Many people don’t realize that smoking tobacco is the single most important known risk factor for bladder cancer.
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The effects of cigarette smoke toxins entering your body have received a lot of attention, but far too little attention has been given to how those toxins make their way out.
“These carcinogens leave the body through the urinary tract,” says urologist Robert Abouassaly, MD.
“When urine is in contact with the bladder for many hours at a time, the bladder can be exposed to very high concentrations of toxins from cigarette smoke.”
The result is alarmingly high rates of bladder cancer among smokers.
The evidence is striking:
“People are often surprised by the link,” Dr. Abouassaly says. “Efforts toward smoking cessation are really critical to try to prevent this disease.”
Even though the prevalence of bladder cancer is higher among men, rates of the disease in women have grown. Dr. Abouassaly attributes this to increases in smoking among women, particularly younger women.
Previous studies indicated that smoking was responsible for 28% of bladder cancer cases in women; however, NIH research found the risk for women has risen to 50%, equal to that of men.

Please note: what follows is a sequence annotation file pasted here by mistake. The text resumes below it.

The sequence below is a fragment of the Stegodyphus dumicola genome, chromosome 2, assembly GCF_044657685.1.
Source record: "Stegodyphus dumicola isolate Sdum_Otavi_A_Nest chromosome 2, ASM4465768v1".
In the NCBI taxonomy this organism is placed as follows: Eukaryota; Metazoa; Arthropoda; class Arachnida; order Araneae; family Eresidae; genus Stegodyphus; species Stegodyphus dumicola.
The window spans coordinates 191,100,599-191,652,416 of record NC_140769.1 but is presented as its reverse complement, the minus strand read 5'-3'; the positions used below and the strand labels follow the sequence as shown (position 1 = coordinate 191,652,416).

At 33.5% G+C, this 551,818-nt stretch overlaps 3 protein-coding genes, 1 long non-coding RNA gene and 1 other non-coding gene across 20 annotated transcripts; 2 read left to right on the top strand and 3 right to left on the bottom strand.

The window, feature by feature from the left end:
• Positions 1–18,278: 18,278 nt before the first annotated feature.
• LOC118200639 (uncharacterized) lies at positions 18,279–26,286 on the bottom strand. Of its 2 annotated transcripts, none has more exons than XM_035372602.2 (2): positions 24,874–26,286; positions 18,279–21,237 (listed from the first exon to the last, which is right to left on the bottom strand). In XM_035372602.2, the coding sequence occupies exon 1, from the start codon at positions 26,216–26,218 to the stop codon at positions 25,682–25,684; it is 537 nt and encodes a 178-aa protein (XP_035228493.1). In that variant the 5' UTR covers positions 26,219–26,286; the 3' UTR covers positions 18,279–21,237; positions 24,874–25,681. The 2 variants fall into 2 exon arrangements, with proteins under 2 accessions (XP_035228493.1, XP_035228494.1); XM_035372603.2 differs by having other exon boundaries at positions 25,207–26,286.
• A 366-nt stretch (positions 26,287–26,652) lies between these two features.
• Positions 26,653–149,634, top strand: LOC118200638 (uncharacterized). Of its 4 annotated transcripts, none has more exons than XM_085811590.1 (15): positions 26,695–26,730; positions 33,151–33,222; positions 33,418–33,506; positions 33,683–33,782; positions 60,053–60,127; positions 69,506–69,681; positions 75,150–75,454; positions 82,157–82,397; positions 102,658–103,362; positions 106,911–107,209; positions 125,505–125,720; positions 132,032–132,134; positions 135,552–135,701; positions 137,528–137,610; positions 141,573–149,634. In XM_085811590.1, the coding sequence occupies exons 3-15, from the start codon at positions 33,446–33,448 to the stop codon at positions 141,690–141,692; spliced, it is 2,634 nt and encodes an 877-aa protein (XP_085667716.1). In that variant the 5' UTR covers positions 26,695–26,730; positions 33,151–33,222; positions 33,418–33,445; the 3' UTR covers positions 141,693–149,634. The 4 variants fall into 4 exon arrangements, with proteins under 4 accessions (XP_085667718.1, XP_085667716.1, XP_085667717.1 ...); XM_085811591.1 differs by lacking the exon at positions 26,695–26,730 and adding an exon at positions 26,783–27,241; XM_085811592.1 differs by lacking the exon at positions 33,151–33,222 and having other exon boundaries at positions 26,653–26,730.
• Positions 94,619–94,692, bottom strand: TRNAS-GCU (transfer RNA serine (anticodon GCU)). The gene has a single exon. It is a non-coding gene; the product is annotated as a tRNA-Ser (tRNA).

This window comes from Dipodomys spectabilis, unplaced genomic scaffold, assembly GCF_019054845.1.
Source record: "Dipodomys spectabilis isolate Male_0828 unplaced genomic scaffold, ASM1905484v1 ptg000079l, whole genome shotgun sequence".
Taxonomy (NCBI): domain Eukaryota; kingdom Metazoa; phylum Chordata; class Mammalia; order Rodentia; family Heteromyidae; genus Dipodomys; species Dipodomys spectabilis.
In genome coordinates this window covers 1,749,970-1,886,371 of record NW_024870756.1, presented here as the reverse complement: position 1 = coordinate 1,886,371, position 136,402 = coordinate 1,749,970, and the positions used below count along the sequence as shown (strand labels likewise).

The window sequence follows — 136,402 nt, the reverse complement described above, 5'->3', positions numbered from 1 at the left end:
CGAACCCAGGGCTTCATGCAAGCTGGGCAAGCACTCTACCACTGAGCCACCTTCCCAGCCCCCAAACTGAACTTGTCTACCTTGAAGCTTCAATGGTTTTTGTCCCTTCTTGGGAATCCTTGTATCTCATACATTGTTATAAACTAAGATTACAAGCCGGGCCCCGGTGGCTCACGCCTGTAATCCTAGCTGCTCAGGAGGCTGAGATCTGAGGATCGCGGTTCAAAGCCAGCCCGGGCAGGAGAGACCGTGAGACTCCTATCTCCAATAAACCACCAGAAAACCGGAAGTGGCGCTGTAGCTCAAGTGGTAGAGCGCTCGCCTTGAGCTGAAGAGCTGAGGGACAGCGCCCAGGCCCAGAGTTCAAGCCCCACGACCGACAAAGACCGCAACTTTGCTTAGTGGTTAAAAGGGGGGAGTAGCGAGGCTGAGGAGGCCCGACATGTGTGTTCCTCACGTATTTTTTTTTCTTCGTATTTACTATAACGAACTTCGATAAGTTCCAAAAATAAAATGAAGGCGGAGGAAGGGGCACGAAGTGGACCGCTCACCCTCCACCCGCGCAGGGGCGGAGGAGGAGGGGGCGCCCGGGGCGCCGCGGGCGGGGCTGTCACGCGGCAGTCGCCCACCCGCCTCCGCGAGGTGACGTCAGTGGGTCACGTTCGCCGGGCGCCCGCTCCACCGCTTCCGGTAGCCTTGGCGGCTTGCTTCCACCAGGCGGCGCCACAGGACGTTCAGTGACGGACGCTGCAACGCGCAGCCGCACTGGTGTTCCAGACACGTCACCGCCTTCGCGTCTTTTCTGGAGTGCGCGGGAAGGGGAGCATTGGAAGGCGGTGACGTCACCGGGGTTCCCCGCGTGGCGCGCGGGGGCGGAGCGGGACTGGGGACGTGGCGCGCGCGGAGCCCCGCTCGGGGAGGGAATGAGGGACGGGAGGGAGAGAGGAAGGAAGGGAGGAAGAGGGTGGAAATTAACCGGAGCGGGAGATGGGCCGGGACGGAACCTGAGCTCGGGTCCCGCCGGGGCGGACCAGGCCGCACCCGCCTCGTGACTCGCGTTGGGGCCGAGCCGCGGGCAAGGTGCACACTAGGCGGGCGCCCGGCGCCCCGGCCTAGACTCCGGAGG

Another contributing factor to bladder cancer death is that people wait too long to seek medical attention for their symptoms.
These symptoms include:
“When it’s identified at an early stage it’s highly curable, but many times people delay seeing a doctor,” says Dr. Abouassaly. “Unfortunately, in some cases, it’s too late for anything to be done.”
When bladder cancer is detected early, Dr. Abouassaly says he can often remove the tumors with endoscopic surgery, chemotherapy, immunotherapy or other medications delivered through the bladder.
“Once it’s invaded into the bladder, that’s a sign that more significant treatment is needed,” he says. “Usually that’s removal of the bladder with systemic chemotherapy.”
In some cases, reconstructive surgery can create a new bladder out of the small intestine; otherwise, bladder removal can require an ostomy, an opening that routes urine out of the body into an external pouch.
“The critical thing in preventing and treating bladder cancer is awareness, risk reduction through smoking cessation and early diagnosis,” Dr. Abouassaly says.
While quitting smoking isn’t easy, experts say it’s the one healthy change that offers the most benefit in your overall health.